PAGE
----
Just hours after President Trump announced his pick of Brett Kavanaugh for the Supreme Court, Senate Minority Leader Chuck Schumer took to the floor to denounce the choice because Trump picked him “from a list of 25 people who were vetted and approved by the Federalist Society.”

Soon after, New Jersey Democrat Sen. Bob Melendez joined in: “I cannot support a nominee culled from the rightwing wish lists of the Federalist Society.”

During the Senate Judiciary Committee’s first day of hearings on Kavanaugh’s nomination, Sheldon Whitehouse (D-RI) said the Federalist Society had recommended his nomination, as they had that of Neil Gorsuch. “That should give every senator pause,” Whitehouse said.

All of which has inspired many Americans to ask: What the heck is the Federalist Society?

Far from being a semi-secret society conspiring against the U.S. justice system, the Federalist Society is actually a high-profile organization comprised of some 68,000 conservative and libertarian law students, attorneys, and academics. Founded in 1982 by students at the law schools of Harvard, Yale, and University of Chicago, it now boasts student chapters at more than 200 law schools and an additional 60-plus lawyer chapters in 80 cities around the country.

What is it about the Federalist Society that makes Senate Democrats “pause?”  The organization has grown into an important networking tool for promoting the careers of rising young attorneys and jurists who share its “originalist” view of the Constitution.  (Originalism is the belief that the Constitution should be applied based on the original understanding of the text at the time the Constitution was written or amended, as opposed to a “living document” whose meaning comes from the context of the moment.)

The Federalist Society’s success advancing the originalist legal theory has been nothing short of dramatic. Berkeley law professor John Yoo, a former Bush DOJ official, recently said: “When Antonin Scalia first joined the Supreme Court, originalism was a laughingstock at elite law schools. By the time of his death, any elite school that didn’t have at least two or three serious originalists on its faculty was itself a laughingstock.”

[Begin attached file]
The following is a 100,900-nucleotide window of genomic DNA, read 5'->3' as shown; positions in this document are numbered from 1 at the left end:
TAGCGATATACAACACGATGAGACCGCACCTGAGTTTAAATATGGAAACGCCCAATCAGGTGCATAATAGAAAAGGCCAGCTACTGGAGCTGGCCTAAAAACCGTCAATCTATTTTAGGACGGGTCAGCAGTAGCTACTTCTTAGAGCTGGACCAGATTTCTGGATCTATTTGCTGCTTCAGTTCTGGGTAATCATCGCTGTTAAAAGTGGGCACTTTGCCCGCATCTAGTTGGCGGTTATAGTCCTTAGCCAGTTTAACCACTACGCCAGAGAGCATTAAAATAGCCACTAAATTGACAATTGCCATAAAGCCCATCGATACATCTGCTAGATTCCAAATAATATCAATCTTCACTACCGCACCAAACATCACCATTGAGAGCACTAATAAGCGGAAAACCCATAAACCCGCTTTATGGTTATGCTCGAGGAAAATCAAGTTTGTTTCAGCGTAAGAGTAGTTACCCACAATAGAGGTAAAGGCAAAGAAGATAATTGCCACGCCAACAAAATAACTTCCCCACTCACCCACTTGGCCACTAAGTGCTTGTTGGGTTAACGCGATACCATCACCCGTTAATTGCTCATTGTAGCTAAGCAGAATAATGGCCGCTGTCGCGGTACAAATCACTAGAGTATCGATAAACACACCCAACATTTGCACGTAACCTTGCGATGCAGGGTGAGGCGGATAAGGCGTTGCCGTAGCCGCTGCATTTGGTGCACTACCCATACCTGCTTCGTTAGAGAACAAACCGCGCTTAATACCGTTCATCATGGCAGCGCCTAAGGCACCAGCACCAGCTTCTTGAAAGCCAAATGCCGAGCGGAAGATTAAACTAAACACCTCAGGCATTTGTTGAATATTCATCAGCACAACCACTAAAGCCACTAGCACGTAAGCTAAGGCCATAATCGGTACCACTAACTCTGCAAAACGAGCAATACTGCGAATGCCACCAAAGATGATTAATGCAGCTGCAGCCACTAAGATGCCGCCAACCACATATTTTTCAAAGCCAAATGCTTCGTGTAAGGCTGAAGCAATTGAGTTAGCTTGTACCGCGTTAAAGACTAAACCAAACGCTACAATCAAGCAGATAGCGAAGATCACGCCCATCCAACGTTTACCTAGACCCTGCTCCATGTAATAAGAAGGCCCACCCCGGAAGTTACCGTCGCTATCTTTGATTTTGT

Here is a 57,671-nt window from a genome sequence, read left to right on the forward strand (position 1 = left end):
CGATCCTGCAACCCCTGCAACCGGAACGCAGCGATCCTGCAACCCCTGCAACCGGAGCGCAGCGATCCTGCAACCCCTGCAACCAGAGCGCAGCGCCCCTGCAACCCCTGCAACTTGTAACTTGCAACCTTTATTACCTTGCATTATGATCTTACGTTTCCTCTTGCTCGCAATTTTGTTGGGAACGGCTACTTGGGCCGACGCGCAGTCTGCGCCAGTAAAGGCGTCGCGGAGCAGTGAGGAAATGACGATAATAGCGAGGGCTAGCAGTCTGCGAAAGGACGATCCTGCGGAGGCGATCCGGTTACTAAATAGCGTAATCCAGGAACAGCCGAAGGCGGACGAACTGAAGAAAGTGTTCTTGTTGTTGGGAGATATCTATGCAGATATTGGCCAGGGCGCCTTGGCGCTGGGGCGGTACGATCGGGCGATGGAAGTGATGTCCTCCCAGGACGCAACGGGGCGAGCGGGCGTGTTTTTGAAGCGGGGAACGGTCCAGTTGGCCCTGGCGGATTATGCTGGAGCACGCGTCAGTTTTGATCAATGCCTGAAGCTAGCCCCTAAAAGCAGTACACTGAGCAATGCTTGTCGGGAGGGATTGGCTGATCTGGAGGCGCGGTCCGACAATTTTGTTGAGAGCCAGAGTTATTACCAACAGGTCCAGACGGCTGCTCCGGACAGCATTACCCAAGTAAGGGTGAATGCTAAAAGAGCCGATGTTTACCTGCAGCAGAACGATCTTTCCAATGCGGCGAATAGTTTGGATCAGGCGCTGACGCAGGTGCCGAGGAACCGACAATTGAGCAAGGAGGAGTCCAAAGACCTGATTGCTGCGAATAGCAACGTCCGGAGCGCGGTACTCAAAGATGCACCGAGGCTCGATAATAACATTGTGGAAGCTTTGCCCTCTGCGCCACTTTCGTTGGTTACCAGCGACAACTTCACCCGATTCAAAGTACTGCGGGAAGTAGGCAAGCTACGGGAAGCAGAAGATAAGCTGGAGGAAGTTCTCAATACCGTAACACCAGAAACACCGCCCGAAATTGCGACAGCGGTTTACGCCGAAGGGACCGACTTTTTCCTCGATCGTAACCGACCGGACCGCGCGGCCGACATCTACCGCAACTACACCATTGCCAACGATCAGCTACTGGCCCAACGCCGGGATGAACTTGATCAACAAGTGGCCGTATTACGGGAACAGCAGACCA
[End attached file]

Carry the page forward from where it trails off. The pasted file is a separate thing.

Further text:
And while the organization’s successes are relatively recent, George Washington University law professor David Fontana notes that its ideas have been around for a while.  “The idea of ‘originalism’ goes back at least as far as Chief Justice John Marshall’s opinions in the early 19th century,” Fontana wrote at the Daily Beast.  “Justice Hugo Black was known in the 20th century as a leading originalist.”

In other words, it’s part of the legitimate and healthy debate over how America’s judges should approach and apply the law. But these mundane facts haven’t stopped Senate Democrats portraying the Federalist Society as some dark and dangerous force from the fringe of American jurisprudence.

The last time the Senate considered filling a vacancy on the high court (with Neil Gorsuch’s nomination in 2017), Senator Whitehouse demanded the Judiciary Committee hand over any and all documents related to the Federalist Society’s executive director. Whitehouse and fellow Democratic Senator Dick Durbin even attacked the organization as a kind of judicial Svengali seducing a willing President Trump into doing its bidding.

But claims that it’s a “shadow group” secretly pulling strings behind the scenes just don’t hold up. Far from on the fringe, every justice currently sitting on the nation’s highest court has spoken at Federalist Society events, including liberal icon, Justice Ruth Bader Ginsburg.

And it doesn’t stop there. The Federalist Society’s student branch held its national jamboree in February 2005 at Harvard Law School. According to attendees,  then Harvard dean—and future Supreme Court justice—Elena Kagan began her welcoming remarks by roaring in her famous New York accent, “I love the Federalist Society!”

She went on to add, “You are not my people,” which drew a big laugh and a loud ovation. While Kagan reminded the group that she and they disagreed philosophically, at no point did she scold it for trying to secretly hijack our nation’ judicial system.

Republican senators  have been critical of the performance of the Democratic counterparts during the committee hearings on Kavanaugh’s nomination. Sen. Lindsey Graham, for example, objected to characterizing the hearings as a “circus” because, he said, “that’s unfair to circuses. Circuses are entertaining and you can take your children to them.”  The most common explanation for the Democrats’ performance is that Kavanaugh is such a strong nominee that they’re forced to resort to theatrics, rather than questioning his resume.

Far from believing he is outside the judicial mainstream, the American Bar Association said Kavanaugh is “unanimously well qualified” for the Supreme Court.

None of this explains Democrats’ attacks on the Federalist Society, or their suggestion that the organization’s recommendations of judges is somehow suspect. Perhaps they’re aware that, the same week Washington was obsessed with the Kavanaugh “circus,” the GOP-controlled Senate confirmed President Trump’s 68th judicial nominee.

All of whom had the support of the Federalist Society.

A vote is expected to confirm Kavanaugh to the Court later this month, and after a week of hearings, analysts widely expect him to win the Senate’s approval, as no missteps were made.